Can you tell us the roots of the company and how it was formed?
Benchmark’s Lark RF Technology has been serving aerospace, defense, telecom and industrial customers for 33 years. In 2015 Lark RF was acquired by Benchmark, which has 42 years of experience of its own supporting regulated industries. We’ve expanded our U.S. operations beyond our 55,000 sq. ft. design and manufacturing center in Tijuana and moved our office from Anaheim to Phoenix to coincide with Benchmark’s move to Arizona. We have 20,000 sq. ft. under one roof in Phoenix, and nearly 300 employees.
What unique technologies and processes does Lark offer to the high frequency market?
Lark’s next generation circuit design and fabrication was built around solving RF and high speed challenges with capabilities above 10 GHz. We have expertise in a number of processes and substrates, but we are really the leader in advanced liquid crystal polymer (LCP) manufacturing methods. LCP is thin, flexible and has superior power handling ability with roughly half the loss of typical polyimides, making it a great choice for a high density interconnect (HDI) board material.
We have the ability to design and fabricate our own circuits with parts, material and processes optimized for design at 10 GHz and beyond. We coupled that with our vertically integrated design team, SMT and advanced micro-electronics, to create a one-of-a-kind capability to simplify our customers’ design process and accelerate time to market. It’s not just that we have better tech, we have also made it so much faster and easier to get through the engineering phase of product development and into production.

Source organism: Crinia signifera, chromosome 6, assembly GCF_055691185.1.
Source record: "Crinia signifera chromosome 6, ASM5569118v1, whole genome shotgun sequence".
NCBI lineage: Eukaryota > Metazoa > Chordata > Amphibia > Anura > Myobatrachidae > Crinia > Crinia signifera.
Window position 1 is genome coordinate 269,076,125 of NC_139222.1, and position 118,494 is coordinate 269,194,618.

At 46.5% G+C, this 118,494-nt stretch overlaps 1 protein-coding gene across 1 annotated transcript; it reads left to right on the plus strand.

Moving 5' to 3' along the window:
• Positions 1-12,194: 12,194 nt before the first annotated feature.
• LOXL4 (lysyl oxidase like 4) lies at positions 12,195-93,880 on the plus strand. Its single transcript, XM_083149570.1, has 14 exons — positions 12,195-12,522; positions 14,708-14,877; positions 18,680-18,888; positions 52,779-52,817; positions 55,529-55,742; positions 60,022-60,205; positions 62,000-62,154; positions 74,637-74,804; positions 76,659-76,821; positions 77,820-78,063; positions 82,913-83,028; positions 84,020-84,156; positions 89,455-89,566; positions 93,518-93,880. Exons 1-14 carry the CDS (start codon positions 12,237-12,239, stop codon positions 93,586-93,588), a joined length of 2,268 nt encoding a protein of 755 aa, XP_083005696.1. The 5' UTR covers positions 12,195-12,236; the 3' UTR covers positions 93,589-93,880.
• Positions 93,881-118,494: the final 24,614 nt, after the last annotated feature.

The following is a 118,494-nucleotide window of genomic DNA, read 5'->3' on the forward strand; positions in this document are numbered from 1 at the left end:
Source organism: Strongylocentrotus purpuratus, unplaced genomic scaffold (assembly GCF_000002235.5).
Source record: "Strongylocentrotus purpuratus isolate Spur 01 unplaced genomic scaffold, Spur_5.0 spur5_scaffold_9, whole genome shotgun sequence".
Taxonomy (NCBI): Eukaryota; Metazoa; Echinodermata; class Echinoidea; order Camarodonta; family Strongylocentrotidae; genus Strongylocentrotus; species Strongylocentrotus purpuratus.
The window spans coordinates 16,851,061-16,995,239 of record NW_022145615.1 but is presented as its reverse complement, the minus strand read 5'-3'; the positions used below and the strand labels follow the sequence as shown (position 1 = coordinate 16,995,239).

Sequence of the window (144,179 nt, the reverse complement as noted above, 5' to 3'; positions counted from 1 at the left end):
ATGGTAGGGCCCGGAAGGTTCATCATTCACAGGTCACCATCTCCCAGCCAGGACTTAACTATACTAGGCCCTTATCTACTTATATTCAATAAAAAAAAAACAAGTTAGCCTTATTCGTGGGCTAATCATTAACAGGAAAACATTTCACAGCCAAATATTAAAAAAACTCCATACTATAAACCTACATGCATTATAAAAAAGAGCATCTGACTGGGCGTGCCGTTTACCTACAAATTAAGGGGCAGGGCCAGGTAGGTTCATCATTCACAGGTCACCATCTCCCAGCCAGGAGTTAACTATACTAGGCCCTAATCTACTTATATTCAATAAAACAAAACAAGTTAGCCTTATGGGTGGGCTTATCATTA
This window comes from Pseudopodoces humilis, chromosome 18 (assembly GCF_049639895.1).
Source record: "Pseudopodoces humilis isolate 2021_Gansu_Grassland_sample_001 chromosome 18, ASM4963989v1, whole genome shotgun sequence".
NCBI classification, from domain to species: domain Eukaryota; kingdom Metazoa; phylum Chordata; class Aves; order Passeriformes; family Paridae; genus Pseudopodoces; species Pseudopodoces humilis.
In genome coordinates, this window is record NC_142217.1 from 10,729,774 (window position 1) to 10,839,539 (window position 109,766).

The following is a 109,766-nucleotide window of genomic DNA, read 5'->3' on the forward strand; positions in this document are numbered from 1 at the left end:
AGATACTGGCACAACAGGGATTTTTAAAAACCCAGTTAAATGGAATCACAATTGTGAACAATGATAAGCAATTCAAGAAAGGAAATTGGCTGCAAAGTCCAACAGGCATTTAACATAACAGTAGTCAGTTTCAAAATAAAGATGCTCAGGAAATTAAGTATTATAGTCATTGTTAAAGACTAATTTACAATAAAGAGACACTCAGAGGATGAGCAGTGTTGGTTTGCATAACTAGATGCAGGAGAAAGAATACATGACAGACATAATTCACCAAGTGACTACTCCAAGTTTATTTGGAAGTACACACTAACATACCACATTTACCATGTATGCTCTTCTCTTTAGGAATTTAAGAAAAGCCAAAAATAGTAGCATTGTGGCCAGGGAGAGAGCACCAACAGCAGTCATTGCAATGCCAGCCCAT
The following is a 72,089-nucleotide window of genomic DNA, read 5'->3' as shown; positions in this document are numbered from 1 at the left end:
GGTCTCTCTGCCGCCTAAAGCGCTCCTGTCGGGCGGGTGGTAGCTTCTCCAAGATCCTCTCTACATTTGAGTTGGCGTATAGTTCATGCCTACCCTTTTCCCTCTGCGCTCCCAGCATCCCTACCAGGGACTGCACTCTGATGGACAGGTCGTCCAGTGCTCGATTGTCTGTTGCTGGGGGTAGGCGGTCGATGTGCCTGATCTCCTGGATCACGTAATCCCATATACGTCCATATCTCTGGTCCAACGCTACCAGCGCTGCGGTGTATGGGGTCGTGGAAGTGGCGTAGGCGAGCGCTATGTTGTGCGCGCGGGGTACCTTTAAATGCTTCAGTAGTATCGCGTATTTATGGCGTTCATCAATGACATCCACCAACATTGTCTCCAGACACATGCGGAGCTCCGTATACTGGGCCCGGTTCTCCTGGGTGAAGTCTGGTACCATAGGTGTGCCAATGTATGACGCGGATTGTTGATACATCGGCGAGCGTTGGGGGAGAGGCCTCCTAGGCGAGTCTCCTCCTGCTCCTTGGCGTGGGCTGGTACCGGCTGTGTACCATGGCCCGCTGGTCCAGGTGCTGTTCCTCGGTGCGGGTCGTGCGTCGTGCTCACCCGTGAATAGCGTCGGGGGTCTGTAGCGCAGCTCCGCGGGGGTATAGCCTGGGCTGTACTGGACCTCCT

Can you tell us about your RF and High Speed Design Center of Innovation in Phoenix and what is unique about it?
Benchmark has re-imagined the whole foundation of electronic circuits at the RF and High Speed Design Center of Innovation in Phoenix. We have invested in state-of-the-art technology and equipment to create high aspect ratio circuits, plus we offer a unique set of design and manufacturing capabilities with low loss substrate base materials, such as LCP. Both RF and digital applications are concerned with loss. Loss translates into wasted power for the customer, and that lost power generates heat. One of our core competencies is to help minimize loss to improve thermal management and overall system efficiency, so we have a broad range of tools to address that in the Innovation Design Center.
The company offers an interesting liquid crystal polymer packaging process; can you tell us about the advantages of that material and process?
The advantages are that it is superior in performance and design flexibility in high speed data and microwave applications. LCP provides a basic design platform to allow existing designs to scale into next generation telecommunications and broadband without changing all of the components or the overall design. It also has miniaturization applications in medical and industrial applications, including connected devices and overall reduction of size, weight and power (SWaP) in aerospace and defense.
Lark is able to reduce the size of traditional circuits by about 60%, how are you able to accomplish that (please provide an example or two with images)?